"The Acharius Medal is awarded for the life achievements of distinguished lichenologists"
and I am happy to announce that the IAL Council has honoured Leif Tibell with one
of these awards. Leif Tibell is most known for his life-long monographic work on
the systematics of calicioid fungi, lichenized or not – the former order Caliciales.
He became interested in these lichens even as a schoolboy in the late 1950s. He
met the famous lichen taxonomist Gunnar Degelius through the Botanical Society in
Gothenburg where Leif grew up. Degelius recognized the potential in this young schoolboy
and became an important mentor for him, inviting Leif to his home for dinner and
lichen-determination session – Leif, stuffed with food and drink, carryied
home enormous piles of books and reprints, with the recommendation that for serious
studies in lichenology he should study botany at Uppsala University.
Leif started in Uppsala in 1963, and after some years of botany he continued with
chemistry where he joined a successful organic chemistry research group that included
Johan Santesson. Here Leif wrote his first scientific publication (1966) on the
identification of aliphatic lichen acids by thin layer chromatography. However,
Leif possibly spent most of his time on the other side of the road where Johan Santesson’s
father Rolf Santesson was Curator of the Herbarium at the Botany Department. Rolf
became Leif’s second main mentor and his supervisor in his PhD studies which focussed
on calicioid or mazaedia-producing fungi in a wide sense.
Leif produced a large number of monographs and regional revisions of different calicioid
groups, including several papers of considerable importance to lichen and fungal
systematics in general. On of his most influential contributions is his 1977 paper
"A re-appraisal of the taxonomy of Caliciales" where he provided convincing evidence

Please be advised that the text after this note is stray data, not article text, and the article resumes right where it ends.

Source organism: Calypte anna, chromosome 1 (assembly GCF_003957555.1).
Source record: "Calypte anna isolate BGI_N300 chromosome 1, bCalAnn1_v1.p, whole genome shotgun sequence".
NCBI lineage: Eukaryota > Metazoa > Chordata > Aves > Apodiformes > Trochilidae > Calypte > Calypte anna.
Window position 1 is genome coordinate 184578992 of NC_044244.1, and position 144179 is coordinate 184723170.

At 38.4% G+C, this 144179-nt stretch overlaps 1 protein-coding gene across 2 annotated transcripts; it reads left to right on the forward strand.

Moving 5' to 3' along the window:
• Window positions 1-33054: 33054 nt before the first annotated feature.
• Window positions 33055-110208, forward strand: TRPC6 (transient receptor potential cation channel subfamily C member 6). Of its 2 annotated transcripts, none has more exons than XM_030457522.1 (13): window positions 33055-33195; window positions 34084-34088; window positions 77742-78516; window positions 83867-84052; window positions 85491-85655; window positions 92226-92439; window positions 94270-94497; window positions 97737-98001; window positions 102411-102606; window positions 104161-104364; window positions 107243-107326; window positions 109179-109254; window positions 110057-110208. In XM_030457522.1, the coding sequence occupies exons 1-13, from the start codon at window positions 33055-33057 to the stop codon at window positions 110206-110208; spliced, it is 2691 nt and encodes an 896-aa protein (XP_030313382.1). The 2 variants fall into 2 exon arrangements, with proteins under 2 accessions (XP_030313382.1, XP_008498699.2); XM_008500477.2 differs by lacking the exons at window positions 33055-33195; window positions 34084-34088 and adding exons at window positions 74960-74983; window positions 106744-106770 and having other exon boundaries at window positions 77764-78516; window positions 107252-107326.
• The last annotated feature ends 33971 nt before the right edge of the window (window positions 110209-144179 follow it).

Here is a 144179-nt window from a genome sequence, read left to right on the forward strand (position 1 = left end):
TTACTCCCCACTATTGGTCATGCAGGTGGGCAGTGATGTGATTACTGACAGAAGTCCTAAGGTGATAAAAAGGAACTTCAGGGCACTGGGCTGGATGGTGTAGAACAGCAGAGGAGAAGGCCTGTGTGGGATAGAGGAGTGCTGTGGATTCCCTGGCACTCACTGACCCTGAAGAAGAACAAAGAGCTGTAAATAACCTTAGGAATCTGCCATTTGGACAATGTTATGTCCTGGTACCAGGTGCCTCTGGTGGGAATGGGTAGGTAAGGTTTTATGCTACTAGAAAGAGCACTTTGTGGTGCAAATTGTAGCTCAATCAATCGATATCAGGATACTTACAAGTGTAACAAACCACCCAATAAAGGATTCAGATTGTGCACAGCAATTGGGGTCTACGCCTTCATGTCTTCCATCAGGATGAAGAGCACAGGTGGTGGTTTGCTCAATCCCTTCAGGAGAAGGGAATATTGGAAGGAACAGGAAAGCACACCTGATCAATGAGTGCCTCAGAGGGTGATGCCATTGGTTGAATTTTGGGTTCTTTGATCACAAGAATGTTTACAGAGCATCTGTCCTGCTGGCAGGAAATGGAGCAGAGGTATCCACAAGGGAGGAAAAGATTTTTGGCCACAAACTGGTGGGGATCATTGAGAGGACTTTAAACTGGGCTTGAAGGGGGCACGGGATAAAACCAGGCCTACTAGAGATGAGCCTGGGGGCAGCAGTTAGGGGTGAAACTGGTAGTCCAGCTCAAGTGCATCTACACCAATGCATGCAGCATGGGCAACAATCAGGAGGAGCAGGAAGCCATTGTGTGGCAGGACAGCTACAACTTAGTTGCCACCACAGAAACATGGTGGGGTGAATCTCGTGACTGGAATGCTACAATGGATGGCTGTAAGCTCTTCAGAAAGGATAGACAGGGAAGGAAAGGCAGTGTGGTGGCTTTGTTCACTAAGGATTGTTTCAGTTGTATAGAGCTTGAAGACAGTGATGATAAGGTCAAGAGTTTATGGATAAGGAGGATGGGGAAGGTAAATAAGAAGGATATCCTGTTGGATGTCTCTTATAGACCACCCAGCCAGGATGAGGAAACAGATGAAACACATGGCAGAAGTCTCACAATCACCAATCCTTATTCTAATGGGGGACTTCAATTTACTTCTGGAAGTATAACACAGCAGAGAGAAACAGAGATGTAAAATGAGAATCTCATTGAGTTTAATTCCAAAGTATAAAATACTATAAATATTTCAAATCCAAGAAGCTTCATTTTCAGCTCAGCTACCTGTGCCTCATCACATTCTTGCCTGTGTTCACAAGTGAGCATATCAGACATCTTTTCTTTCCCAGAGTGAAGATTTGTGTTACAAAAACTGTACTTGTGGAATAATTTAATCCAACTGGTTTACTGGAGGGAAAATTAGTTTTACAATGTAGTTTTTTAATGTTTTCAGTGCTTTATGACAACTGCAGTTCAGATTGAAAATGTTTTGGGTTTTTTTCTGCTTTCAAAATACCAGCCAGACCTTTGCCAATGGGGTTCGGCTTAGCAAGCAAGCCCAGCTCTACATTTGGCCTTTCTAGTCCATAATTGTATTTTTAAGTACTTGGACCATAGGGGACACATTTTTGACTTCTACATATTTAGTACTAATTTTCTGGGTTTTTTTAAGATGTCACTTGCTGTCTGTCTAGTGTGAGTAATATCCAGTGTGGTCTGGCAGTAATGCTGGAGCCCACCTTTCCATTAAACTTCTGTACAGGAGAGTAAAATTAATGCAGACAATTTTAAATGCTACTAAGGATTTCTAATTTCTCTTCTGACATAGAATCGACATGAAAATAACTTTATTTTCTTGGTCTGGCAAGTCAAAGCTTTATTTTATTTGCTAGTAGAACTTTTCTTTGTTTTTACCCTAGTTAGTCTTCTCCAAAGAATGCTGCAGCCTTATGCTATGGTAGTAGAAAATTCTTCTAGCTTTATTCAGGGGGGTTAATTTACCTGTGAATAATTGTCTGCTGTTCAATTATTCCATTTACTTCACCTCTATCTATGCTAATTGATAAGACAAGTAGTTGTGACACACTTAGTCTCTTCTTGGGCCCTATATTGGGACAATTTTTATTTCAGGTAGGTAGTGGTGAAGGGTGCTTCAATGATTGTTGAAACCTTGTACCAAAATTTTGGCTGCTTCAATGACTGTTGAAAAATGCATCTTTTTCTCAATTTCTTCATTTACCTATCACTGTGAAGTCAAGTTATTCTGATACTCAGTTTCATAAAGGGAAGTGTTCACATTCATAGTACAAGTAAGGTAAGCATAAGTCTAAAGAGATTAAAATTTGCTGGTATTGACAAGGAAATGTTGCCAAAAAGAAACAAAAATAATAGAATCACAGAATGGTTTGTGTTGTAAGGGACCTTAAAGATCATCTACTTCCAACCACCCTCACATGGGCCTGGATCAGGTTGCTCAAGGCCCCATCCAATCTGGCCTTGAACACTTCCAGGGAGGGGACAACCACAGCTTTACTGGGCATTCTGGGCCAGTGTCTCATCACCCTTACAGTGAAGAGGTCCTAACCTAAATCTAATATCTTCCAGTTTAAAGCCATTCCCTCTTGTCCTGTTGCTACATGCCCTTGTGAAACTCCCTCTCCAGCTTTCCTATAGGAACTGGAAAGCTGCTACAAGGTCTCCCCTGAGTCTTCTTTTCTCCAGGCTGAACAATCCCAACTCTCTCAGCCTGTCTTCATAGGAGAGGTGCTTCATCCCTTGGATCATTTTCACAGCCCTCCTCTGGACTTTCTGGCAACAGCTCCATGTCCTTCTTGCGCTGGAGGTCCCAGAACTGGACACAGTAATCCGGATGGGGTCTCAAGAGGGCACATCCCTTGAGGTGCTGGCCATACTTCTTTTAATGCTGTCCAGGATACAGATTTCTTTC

that this, once the prime example of a supposedly monophyletic group among fungi,
was in reality strongly polyphyletic. He also predicted the phylogenetic affinities
of a number of diverse calicioid groups, most of which have been found correct by
later molecular investigations. Another very important contribution outside of systematics
is his 1992 paper "Crustose lichens as indicators of forest continuity in boreal
coniferous forests" where he provided the scientific foundation for employing various
crusts, a most important step in boreal coniferous forest conservation. Leif has
been instrumental in guiding forest conservationists in Scandinavia and elsewhere
in the knowledge of the useful and beautiful small pin-lichens.
In his work, he has always been very early to adopt new technical advancements –
a theme already in his early papers was ultrastructural spore ontogeny studies,
particularly the development of the spore ornamentation. These studies were started
at a time when there were only a handful of TEM microscopes in Sweden, but one was
luckily in the neighbouring department. He quickly adopted both numerical-phenetic
and phylogenetic approaches to systematics in the 1970s. Later, he invested enormous
efforts in the cultivation of mycobionts, and showed that many calicioids produced
a variety of anamorphs. Recently, he initiated a large study of the Verrucariales
in Sweden and co-authored some of the earliest phylogenies of the group. Leif has
spent the whole of his university career at Uppsala, where he has supervised a number
of master and PhD students. More recently he retired from his professorship to look
forward – as we hope – to an active retirement where administrative
burdens do not prevent him from spending more time on lichens.
My own memories of Leif are very much connected with the joint fieldwork we did
during my PhD studies, namely a fantastic journey through southern Chile and Argentina
in 1989, and in New Zealand in 1990 and 1992, where I particularly remember a dramatic
incident when we were forced to cancel an excursion in the forest at midday due
to extremely heavy rain, only to find that the bridge we had crossed with the car
in the morning was now in the middle of an enormous river. We just had to get back
– our tent was on the other side – and we took the risk of driving with
high speed through the river towards the bridge which of course resulted in engine
failure. So there we were, sitting in the car in the river; I do not remember which
us opened the door to check how high the water level was, but I do remember climbing
through the side window onto the car roof to try to attract attention and help.
At the last minute Leif managed to get the engine running again so we could get
onto the bridge and over to the other side with our precious collections safe.
It was Erik Acharius himself who produced a series of treatments of calicioid lichens
(Plantae Calicioidea 1815-1817), in fact one of the very earliest taxonomic monographs
in lichenology. It is very fitting that Leif, who can be seen as a descendant of
Acharius through a number of Swedish lichenological teacher/student generations,
is today presented with this medal. I am certain that Acharius would greatly approve!
– Mats Wedin, Stockholm